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Nokia CEO Stephen Elop
"I'm gonna make him an offer he can't refuse."

Nokia ruffled more than a few feathers when it announced that it would be shacking up with Microsoft when it comes to smartphone operating systems. Feeling the heat from smartphone operating systems like Apple's iOS and Google's Android, Nokia is winding down its efforts with MeeGo and Symbian in order to embrace the nascent Windows Phone 7 (WP7) operating system.

Now, a new report from BusinessWeek suggests that Nokia was offered a sweet deal to go with Microsoft’s WP7 operating system over the rival Android OS. BusinessWeek says that Nokia will receive roughly $1B as a part of a 5-year deal with Microsoft.

Microsoft, of course, will also profit handsomely from its $1B investment if Nokia's WP7 offerings take off in the marketplace. Unlike with Google's freely available Android OS, Nokia will pay Microsoft a royalty fee for each WP7 handset that it sells.

“This gives Microsoft scale and allows Nokia to rip out costs,” said Colin Gillis, an analyst at BGC Partners in New York, who recommends buying Microsoft shares. “Microsoft is getting the platform boost.” 

Although $1B USD is a nice motivator to adopt WP7, Nokia's Stephen Elop claims that Nokia would have gotten lost in vast sea of me-too Android devices, and that the Microsoft partnership gives it a chance to shine. “A decision to go with Windows Phone creates a very different dynamic. Windows Phone is a challenger. It becomes a three-horse race,” said Elop according to Mobile Beat.

Nokia’s Symbian operating system has been under a constant assault from Android. Android overtook Symbian as the world’s best-selling smartphone operating system in Q4 2010 (33.3 million units versus 31 million units).

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RE: is this any surprise?
By Samus on 3/7/2011 8:56:18 PM , Rating: 2
The real problem with Andoid is the lack of quality hardware. Most of it (HTC, LG) is pretty low quality when compared to the 'feel' of an iPhone or Blackberry. I wouldn't even call the Samsung devices 'high' quality...

Sony Ericsson might be the dealbreaker though. SE has worked with Nokia for 15 years in software and hardware developement, especially Symbian and Li-Ion battery technology. You can't argue that SE phones are very high quality, at least on par with Nokia (who have the lowest defect rate in the cell phone industry by a huge margin.)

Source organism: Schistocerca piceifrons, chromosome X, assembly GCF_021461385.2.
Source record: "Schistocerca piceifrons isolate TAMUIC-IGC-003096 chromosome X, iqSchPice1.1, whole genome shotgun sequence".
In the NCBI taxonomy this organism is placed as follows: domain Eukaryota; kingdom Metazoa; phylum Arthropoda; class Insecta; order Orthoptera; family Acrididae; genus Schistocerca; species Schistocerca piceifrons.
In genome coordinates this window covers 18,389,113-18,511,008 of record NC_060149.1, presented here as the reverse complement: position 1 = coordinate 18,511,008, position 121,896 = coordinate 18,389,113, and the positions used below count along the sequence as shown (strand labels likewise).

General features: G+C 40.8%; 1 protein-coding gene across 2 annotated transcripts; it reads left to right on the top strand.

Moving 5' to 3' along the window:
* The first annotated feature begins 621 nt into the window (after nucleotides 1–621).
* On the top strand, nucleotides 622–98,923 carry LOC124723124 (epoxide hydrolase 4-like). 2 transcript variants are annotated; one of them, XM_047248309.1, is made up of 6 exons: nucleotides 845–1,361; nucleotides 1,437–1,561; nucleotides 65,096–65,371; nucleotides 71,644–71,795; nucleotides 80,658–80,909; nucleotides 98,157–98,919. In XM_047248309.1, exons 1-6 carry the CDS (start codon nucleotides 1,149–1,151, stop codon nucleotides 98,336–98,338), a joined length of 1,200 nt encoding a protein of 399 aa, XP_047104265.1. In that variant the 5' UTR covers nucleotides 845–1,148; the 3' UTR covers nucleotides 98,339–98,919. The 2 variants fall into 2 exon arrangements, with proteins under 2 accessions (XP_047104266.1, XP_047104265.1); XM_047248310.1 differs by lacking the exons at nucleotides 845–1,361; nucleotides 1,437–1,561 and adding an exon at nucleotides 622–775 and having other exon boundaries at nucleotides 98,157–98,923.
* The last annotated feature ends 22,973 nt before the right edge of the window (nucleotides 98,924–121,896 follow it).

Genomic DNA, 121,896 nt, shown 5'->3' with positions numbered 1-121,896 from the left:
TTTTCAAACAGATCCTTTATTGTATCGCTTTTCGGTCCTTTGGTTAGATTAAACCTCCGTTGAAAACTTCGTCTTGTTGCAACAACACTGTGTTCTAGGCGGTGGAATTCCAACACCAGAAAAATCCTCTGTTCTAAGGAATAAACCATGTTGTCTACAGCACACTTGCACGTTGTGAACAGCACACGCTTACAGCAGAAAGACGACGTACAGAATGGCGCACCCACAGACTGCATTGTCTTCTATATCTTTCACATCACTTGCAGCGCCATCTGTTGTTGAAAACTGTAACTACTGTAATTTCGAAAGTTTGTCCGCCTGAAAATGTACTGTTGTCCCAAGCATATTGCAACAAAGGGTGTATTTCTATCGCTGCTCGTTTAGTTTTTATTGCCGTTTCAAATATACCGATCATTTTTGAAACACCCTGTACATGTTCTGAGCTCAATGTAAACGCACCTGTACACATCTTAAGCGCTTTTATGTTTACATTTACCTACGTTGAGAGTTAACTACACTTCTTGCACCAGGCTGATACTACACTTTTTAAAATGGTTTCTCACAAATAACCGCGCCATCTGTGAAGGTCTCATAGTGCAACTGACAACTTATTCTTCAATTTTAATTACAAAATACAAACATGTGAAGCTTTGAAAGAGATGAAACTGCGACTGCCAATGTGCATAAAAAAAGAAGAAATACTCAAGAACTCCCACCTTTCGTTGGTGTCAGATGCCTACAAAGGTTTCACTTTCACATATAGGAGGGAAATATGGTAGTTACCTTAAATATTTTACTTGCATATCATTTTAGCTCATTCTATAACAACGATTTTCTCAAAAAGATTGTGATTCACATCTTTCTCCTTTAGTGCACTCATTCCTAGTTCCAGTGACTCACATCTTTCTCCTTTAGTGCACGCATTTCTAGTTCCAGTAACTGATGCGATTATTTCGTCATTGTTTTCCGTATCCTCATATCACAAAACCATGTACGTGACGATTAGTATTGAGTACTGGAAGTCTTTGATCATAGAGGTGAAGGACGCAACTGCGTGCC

Looking forward, I think Nokia and Sony Ericsson will have killer quality hardware, and each will have a competing O/S. This is only a good thing for consumers; it'll drive down prices of the crap hardware for people who don't want/need a quality-built phone (is the Samsung Galaxy S REALLY worth $499 MSRP?) and it'll give consumers who demand quality products with a diverse selection of O/S's a wide variety of choices.

If somebody doesn't do something about the quality issues in the cell phone industry (terrible battery life, high defect rates, fragile housing...) then RIM will continue to do well selling old-school Blackberry's without needing to innovate their OS and Apple will continue to sell overpriced products with built-in life expectancy (think the speed of the iPhone 3G running iOS4.)

Microsoft HAD to do this. And it's not anti-competitive whatsoever. Infact, I'm sure, if Nokia can be restructured to actually meet product shipment deadlines and diversify their portfolio with WP7 from top-to-bottom, Microsoft will more than make their 1B back in royalties. Nokia could actually pull this off because half their upper management is ex-Microsoft and they hold an extraordinary interest in making Microsoft shares soar.

RE: is this any surprise?
By bplewis24 on 3/7/2011 10:33:51 PM , Rating: 2
I'd have to strongly disagree. HTC and Motorola have really pushed the envelope with their Android hardware. You can't really tell me that Blackberries or iPhones hold any advantage there.

The hardware has always been one of Android's strong suits. I think you're mistaking the low-end phones as being solely representative of the entire Android spectrum.


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